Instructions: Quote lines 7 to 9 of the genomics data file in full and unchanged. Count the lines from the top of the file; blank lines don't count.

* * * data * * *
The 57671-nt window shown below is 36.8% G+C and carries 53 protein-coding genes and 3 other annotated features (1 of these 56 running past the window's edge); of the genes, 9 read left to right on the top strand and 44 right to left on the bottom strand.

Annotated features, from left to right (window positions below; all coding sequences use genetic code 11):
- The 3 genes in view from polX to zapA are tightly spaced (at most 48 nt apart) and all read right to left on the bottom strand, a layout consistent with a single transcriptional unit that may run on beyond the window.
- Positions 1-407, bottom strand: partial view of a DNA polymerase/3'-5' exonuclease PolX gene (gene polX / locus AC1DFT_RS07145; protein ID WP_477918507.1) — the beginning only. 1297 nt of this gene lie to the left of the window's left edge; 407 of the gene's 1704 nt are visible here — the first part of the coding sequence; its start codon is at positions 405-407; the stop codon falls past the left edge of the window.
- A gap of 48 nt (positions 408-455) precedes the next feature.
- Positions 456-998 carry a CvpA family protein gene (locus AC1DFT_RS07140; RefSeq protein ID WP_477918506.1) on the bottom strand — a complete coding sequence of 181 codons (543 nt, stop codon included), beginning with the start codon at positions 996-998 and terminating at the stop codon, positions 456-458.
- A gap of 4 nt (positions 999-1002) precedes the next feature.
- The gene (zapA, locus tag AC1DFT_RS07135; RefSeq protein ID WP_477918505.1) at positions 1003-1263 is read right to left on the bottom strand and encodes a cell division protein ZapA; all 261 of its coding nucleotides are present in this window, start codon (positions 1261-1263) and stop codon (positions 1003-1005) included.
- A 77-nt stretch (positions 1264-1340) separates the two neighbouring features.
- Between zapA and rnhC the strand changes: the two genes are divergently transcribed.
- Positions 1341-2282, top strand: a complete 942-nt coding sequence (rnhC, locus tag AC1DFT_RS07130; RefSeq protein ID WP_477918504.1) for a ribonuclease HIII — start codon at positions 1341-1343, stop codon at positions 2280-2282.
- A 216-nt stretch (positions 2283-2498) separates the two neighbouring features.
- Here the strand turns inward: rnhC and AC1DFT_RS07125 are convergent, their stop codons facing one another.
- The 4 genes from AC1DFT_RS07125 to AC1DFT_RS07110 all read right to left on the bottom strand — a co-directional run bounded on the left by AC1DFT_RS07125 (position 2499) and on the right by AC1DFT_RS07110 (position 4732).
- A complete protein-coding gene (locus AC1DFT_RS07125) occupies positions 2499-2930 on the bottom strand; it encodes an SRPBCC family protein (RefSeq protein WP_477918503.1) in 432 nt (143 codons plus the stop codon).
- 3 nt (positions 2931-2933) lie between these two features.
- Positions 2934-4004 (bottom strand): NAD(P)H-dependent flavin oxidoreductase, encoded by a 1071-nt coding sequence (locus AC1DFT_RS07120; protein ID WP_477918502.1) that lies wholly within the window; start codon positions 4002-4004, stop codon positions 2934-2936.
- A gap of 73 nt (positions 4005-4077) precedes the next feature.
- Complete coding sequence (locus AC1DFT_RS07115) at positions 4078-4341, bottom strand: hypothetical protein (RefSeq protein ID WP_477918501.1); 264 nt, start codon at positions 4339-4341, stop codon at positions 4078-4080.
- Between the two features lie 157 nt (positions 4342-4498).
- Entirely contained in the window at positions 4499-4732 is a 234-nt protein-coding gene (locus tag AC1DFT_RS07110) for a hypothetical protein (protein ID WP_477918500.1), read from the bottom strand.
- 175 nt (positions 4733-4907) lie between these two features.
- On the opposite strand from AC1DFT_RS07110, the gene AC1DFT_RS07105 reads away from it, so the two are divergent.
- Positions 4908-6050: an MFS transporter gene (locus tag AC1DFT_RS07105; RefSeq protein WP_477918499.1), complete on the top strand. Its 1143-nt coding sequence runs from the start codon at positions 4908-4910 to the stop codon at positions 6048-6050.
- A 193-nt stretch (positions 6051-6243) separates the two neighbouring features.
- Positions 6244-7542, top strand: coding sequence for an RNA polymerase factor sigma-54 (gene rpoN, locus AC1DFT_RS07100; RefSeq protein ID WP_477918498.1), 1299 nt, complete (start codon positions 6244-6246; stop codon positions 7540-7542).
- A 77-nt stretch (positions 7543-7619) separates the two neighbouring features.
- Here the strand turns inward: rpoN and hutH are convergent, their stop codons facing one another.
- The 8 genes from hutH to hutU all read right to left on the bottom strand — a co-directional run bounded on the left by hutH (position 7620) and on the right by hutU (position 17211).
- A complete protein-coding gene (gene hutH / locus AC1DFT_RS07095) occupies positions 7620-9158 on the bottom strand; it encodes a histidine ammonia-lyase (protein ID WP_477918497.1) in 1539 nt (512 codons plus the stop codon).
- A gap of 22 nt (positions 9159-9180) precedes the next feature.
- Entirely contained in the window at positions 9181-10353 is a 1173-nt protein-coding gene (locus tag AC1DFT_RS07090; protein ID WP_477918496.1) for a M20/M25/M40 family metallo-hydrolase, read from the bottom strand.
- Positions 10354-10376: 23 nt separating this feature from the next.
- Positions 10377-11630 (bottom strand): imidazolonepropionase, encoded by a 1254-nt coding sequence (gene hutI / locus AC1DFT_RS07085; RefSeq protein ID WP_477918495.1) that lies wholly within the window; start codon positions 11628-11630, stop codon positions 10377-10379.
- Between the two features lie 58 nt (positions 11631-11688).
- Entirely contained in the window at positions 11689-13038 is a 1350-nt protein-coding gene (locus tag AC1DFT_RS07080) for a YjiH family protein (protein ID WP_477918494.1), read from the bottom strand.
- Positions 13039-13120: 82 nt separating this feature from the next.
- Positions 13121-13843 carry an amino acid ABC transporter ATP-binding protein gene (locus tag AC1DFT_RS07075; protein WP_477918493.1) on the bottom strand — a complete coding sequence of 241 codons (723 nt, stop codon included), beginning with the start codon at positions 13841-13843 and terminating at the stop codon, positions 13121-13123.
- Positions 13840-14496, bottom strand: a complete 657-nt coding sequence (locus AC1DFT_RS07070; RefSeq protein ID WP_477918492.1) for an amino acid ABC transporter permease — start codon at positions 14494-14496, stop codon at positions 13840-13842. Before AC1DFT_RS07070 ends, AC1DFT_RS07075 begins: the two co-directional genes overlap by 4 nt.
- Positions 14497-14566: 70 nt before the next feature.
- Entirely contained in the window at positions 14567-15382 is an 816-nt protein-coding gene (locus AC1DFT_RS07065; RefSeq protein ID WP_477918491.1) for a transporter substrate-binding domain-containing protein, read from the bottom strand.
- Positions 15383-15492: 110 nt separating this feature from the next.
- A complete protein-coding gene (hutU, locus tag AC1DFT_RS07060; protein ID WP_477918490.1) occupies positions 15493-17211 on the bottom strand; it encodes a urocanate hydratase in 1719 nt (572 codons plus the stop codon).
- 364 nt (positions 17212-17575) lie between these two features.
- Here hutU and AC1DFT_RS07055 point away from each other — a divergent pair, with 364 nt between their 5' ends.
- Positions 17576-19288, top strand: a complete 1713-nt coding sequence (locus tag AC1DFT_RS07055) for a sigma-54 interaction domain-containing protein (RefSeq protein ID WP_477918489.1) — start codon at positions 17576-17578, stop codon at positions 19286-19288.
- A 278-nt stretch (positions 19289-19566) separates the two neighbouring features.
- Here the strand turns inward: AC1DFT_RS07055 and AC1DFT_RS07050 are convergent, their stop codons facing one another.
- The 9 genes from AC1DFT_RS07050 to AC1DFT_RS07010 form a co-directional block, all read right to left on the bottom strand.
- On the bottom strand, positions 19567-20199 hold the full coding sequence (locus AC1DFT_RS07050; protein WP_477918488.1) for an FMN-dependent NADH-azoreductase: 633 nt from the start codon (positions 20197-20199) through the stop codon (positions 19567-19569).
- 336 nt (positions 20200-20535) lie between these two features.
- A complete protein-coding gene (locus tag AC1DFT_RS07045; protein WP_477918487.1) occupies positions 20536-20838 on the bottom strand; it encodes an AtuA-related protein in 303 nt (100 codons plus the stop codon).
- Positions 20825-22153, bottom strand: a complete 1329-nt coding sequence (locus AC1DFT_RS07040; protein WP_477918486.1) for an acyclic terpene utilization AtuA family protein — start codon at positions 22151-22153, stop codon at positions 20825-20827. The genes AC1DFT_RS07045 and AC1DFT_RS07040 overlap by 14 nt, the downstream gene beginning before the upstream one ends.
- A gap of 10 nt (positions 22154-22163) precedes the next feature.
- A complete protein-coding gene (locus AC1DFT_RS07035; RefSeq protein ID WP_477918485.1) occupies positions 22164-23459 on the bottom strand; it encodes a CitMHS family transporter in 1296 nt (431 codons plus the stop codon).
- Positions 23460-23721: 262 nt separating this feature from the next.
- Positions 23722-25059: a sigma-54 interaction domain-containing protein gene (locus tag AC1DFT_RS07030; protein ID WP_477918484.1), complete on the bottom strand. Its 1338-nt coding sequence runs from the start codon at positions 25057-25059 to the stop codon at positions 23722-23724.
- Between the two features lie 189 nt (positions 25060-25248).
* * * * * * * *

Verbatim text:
- A gap of 4 nt (positions 999-1002) precedes the next feature.
- The gene (zapA, locus tag AC1DFT_RS07135; RefSeq protein ID WP_477918505.1) at positions 1003-1263 is read right to left on the bottom strand and encodes a cell division protein ZapA; all 261 of its coding nucleotides are present in this window, start codon (positions 1261-1263) and stop codon (positions 1003-1005) included.
- A 77-nt stretch (positions 1264-1340) separates the two neighbouring features.